It has only been in recent years that Bawdsey is once again being washed out by the sea, but this time it is a small cliff north of the famous (now overgrown) Red Crag cliffs. However, the London Clay on the foreshore is rich in fish, bird and shark remains.


♦ Follow the B1083 into Bawdsey and turn into East Lane. Follow this road and park in the car park at the end of the road.
♦ Walk back along this road and take the road leading to the tower on the left hand side (as the old coastal footpath is now closed).
♦ Follow this path until you reach the tower. You can gain access to the foreshore by either climbing down near the granite blocks or by walking along the footpath until you reach the end of the cliff, where the footpath goes down to the beach. The London Clay is nearly always exposed on the foreshore.
♦ Ref: TM 35542 39618


FIND FREQUENCY: ♦♦♦♦ – Bawdsey is extremely rich in fossils, but most of the fossils are only found when sieving the clay that surrounds the fossil wood that can be found on the foreshore. This clay is highly fossiliferous, but without sieving, you will find very little.
CHILDREN: ♦♦♦♦ – This location is suitable for families. Sieving is also something that all the family can enjoy at home, so be sure to take back some samples.
ACCESS: ♦♦♦ – Although Bawdsey is easy to find, the relevant area can be hard to access depending on the state of the cliffs and beach. You may have to walk a small extra distance to gain access to the beach.
TYPE: – Fossils are mostly found on the foreshore, but can also be found in the cliff and the scree. Crag fossils are mostly found in the cliff and those from the London Clay on the foreshore.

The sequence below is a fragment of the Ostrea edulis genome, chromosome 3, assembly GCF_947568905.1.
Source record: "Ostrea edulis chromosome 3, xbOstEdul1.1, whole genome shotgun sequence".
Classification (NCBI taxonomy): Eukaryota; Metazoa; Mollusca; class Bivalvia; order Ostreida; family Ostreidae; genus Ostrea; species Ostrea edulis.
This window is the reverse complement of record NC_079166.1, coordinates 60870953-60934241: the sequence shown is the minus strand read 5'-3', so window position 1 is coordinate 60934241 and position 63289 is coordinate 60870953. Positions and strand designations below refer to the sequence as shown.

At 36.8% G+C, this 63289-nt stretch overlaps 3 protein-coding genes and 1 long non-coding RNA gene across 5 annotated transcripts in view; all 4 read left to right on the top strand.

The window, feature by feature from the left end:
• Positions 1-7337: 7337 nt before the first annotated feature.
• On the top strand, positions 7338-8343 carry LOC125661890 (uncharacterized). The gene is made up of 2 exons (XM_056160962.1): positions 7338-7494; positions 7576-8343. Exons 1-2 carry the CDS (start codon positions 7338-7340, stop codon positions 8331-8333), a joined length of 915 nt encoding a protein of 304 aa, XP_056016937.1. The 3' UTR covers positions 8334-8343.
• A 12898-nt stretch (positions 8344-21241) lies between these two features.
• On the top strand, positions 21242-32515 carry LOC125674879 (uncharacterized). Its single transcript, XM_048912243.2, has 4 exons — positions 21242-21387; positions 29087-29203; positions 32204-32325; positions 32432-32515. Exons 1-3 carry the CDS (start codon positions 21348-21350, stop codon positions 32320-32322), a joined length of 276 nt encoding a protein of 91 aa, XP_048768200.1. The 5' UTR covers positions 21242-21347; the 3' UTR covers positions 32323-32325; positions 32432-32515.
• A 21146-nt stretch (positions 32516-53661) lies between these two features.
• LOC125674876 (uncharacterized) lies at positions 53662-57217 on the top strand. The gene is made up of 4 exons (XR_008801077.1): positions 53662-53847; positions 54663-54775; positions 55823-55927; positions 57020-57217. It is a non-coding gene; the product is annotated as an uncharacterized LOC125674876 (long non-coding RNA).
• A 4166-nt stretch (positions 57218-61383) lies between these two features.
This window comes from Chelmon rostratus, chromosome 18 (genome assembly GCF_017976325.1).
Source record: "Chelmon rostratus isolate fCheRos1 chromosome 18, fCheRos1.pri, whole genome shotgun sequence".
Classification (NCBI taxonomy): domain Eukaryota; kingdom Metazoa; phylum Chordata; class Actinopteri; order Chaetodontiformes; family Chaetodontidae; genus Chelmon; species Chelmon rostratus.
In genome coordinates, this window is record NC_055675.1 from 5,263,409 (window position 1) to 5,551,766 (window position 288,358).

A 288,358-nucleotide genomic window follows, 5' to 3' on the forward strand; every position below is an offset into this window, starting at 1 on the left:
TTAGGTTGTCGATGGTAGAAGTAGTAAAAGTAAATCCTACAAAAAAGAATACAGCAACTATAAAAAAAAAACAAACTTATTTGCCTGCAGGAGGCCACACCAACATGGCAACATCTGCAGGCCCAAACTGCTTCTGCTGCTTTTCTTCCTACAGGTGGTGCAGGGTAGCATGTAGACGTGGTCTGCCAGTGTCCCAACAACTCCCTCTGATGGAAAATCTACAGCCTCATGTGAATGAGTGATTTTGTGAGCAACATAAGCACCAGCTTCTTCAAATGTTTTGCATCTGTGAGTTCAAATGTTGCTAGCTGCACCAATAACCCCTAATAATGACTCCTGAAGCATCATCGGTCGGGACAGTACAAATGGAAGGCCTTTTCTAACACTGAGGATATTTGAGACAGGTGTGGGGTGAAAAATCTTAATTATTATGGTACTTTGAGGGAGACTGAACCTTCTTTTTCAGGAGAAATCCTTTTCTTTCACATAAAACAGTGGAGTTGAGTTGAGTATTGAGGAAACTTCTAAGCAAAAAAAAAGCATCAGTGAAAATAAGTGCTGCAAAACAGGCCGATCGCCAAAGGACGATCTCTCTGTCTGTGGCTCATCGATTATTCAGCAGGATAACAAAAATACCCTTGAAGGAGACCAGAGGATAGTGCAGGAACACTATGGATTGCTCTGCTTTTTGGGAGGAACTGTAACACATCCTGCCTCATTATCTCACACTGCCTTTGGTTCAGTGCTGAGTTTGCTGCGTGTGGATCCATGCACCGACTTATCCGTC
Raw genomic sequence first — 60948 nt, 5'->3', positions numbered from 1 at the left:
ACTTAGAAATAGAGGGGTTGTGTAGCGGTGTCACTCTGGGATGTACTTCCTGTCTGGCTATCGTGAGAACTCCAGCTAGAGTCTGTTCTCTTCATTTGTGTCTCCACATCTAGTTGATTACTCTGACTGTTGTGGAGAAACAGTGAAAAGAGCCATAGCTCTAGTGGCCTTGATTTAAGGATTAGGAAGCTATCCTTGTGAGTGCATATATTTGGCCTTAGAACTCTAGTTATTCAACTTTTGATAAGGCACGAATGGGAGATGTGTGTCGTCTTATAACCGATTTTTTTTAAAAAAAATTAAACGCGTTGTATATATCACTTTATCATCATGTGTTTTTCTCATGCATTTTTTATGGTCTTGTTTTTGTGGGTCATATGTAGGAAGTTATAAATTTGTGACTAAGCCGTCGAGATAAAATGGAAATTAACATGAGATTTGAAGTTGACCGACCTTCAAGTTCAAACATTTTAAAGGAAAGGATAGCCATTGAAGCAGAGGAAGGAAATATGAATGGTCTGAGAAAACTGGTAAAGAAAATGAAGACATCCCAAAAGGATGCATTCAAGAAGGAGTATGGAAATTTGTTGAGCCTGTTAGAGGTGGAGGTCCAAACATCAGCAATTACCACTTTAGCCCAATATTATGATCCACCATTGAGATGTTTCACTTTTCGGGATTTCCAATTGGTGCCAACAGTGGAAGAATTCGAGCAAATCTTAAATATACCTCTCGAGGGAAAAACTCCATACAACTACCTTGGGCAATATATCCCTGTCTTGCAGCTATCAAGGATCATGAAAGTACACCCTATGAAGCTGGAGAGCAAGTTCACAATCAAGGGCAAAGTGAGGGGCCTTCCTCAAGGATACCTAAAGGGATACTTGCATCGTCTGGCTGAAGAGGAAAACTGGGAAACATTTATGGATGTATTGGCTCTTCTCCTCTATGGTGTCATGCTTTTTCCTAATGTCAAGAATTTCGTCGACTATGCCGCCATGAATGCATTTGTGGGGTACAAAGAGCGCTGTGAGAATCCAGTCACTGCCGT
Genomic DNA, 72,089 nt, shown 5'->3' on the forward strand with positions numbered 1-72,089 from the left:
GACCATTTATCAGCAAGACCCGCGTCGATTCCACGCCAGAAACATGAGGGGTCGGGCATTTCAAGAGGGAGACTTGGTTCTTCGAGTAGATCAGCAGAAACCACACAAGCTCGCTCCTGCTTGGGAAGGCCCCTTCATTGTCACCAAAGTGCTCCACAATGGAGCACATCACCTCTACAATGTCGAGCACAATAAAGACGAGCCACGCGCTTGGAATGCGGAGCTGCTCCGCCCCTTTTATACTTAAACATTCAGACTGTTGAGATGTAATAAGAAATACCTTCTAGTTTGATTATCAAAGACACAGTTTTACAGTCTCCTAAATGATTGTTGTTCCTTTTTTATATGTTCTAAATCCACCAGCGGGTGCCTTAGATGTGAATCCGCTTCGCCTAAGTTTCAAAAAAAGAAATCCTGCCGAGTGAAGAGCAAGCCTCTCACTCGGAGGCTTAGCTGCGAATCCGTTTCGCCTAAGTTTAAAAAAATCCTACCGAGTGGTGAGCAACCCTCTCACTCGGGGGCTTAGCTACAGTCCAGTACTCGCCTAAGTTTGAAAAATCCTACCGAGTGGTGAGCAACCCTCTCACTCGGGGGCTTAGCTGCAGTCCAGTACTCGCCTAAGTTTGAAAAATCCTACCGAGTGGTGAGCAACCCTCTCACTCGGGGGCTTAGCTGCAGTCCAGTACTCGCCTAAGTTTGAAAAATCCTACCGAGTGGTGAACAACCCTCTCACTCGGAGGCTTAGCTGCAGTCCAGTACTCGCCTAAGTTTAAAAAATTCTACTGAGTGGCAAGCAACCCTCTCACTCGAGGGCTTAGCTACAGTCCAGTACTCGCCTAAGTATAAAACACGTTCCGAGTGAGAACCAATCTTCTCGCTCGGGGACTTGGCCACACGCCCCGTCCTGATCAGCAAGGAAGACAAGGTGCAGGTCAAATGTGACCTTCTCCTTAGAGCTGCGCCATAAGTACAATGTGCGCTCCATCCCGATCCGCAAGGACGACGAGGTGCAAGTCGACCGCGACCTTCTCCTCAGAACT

The London Clay is highly rich in bird and fish remains, but reptiles and sharks’ teeth can also be found. From the Red Crag, molluscs can be collected along with derived fossils. Bawdsey also has some of the most well-preserved fossil wood in the London Clay and it is from around these fossils that the fish, reptile and bird remains can be found by sieving samples of the clay. Vertebras are also common and can get to quite a size.

Some of the larger fossils can be found on the shingle, especially in nodules that often contain well-preserved fossils. It is a hands-and-knees job to find them. Many of the smaller fossils, including small sharks’ teeth and loose fish remains, become broken up and you will only find half vertebras, and the teeth without their roots or the roots separate. For the best examples, you need to find these in situ or from samples that you take home to sieve. Treat any find as soon as possible.

You can also find Red Crag fossils, including fragments of bone in the shingle on the foreshore and these are much better preserved.

To make the best finds, you need a low tide or scouring conditions when the foreshore is stripped of sand. Search the clay and look around the areas where there is fossil wood. Most of the fossils are so fragile that, unless you are careful, they will break up. It is highly recommended that you take back samples and wet sieve at home. Most of these areas contain fossils of some sort and often you can find remains of complete fish, bird bones and reptile remains.

If you are interested in crag fossils, search the scree slopes at the base of the cliff, as they are full of shells and derived fossils. Occasionally, you can find sharks’ teeth, fish remains and crustaceans from the basement bed.


At the base of the cliff and foreshore, the Eocene London Clay (Ypresian age of 54 Mya) is exposed along the cliff at East Lane. Above this, the cliffs consist of both Pleistocene gravels and Pliocene Red Crag of Piacenzian age (approximately 2.5 Mya).

Pockets of shell beds and the London Clay basement bed yield a variety of molluscs, sharks’ teeth, fish remains and fragments of lobster.



Common sense when collecting at all locations should be used and knowledge of tide times is essential. The main issue to be aware of during scouring and exceptional high tides is being cut off. Also, be careful of any cliff falls, as these can occur suddenly without warning.


The vast majority of fossils are found around deposits of pyritised fossil wood. Your best chance of finding them is to use a shovel and scoop out samples into bags to take home and wet sieve.


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